Double runs are simply a natural extension of increased tolerance to training stimulus. All you are doing is decreasing the recovery time between runs. A beginning runner may only run every other day. Eventually, she will progress to running 4, 5 and then 6 days a week. Some would advocate taking a day off every week, but a week is a fairly arbitrary unit for a training cycle. There’s no reason why a runner shouldn’t continue to run for 7, 8, 10 consecutive days. Certainly listening to the body is important, but in order to get better, you have to progress. So at a certain point, you are going to want to consider doubles. A morning run, usually shorter and easy, followed by another easier run in the evening. The next progression would be to run easy in the morning, and do a workout later in the day. The best runners in the world are doing some quality running every day, and are hitting three sessions per day. There’s always a next level to progress to.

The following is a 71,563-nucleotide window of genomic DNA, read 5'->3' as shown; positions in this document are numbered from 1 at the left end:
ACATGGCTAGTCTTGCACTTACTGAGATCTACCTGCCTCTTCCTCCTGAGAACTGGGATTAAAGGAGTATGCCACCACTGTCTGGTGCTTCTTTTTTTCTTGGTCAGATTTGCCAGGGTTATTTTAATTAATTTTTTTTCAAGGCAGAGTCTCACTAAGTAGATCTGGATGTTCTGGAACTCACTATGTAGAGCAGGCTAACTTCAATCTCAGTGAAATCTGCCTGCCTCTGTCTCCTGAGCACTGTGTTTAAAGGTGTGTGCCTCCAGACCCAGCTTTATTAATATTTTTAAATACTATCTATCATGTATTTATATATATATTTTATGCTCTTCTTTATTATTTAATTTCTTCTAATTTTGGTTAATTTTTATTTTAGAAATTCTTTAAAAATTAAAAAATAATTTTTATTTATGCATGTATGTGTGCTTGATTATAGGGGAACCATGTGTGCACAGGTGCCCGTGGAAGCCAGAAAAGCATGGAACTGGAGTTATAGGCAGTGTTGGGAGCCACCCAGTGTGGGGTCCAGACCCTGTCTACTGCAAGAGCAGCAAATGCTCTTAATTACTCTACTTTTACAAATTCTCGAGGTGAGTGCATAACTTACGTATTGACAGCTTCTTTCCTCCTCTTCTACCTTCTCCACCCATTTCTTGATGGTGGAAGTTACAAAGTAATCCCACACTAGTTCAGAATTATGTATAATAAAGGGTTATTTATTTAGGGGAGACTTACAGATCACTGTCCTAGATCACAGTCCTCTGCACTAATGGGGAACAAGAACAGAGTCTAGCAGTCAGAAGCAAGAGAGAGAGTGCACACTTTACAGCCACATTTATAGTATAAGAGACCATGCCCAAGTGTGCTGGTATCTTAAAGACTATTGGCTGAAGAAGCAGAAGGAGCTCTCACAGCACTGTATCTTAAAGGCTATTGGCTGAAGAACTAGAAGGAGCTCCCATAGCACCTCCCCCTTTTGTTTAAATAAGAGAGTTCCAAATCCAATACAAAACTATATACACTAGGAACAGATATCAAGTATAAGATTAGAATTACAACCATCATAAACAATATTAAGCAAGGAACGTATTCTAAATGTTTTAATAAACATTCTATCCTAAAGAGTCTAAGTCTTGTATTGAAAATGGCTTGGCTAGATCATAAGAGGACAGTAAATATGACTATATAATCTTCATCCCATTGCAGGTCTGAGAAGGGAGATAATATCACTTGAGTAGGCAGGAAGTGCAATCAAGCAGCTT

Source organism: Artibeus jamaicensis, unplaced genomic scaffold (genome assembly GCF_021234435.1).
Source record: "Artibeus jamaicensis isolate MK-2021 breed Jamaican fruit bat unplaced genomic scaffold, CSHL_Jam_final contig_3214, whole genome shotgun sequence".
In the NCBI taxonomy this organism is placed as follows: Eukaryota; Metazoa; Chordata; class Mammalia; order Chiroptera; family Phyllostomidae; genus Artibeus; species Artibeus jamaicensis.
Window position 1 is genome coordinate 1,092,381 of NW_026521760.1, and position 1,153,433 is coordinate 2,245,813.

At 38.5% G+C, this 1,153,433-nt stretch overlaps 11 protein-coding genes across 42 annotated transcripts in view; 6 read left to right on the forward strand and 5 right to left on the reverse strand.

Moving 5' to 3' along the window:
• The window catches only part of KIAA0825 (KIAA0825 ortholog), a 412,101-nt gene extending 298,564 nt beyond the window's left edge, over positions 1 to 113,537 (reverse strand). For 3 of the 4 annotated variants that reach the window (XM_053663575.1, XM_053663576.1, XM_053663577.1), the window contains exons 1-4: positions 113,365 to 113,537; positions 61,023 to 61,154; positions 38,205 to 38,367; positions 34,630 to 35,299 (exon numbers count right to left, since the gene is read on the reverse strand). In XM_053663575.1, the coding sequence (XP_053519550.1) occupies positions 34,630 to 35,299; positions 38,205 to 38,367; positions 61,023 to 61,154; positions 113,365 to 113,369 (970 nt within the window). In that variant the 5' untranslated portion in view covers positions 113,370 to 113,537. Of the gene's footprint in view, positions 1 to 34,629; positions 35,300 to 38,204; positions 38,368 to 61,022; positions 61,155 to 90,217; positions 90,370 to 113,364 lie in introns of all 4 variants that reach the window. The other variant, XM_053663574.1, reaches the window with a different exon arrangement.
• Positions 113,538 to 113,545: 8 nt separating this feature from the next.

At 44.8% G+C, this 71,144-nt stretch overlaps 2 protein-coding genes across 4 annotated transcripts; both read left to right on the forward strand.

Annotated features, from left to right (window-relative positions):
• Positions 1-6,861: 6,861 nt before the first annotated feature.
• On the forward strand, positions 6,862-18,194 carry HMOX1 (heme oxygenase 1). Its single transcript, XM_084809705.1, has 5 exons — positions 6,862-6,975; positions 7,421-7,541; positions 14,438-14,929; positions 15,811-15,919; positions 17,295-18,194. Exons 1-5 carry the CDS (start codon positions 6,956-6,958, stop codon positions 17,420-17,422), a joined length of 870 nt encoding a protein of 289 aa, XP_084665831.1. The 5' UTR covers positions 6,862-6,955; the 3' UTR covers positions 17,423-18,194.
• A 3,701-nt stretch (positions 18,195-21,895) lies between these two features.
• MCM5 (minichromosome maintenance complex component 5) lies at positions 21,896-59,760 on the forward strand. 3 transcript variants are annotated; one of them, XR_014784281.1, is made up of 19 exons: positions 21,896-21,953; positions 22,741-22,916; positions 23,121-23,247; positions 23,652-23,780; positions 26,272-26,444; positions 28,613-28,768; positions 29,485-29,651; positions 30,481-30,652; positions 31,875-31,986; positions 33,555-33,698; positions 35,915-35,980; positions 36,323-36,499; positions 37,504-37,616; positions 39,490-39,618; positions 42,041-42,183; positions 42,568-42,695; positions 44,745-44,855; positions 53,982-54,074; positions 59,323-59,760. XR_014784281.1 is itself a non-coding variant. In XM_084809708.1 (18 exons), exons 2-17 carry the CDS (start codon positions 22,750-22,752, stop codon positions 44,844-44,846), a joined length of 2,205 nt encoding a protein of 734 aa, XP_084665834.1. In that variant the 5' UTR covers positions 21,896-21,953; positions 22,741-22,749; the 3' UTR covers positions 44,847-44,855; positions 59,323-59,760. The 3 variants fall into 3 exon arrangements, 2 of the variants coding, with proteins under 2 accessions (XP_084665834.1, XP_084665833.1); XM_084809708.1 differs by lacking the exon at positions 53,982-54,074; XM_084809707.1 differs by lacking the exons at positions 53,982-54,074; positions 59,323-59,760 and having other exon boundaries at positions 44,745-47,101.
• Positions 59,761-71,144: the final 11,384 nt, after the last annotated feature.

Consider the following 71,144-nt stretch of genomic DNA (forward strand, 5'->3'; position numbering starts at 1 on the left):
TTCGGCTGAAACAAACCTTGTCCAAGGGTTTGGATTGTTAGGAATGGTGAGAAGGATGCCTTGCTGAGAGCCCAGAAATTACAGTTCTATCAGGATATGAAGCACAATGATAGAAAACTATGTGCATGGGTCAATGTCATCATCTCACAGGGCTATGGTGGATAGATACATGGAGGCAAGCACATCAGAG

The Summer of Malmo is a bit of a cult classic that describes how to build up your fitness over the summer (or winter, depending on your plan) with doubles as a significant aspect of the training.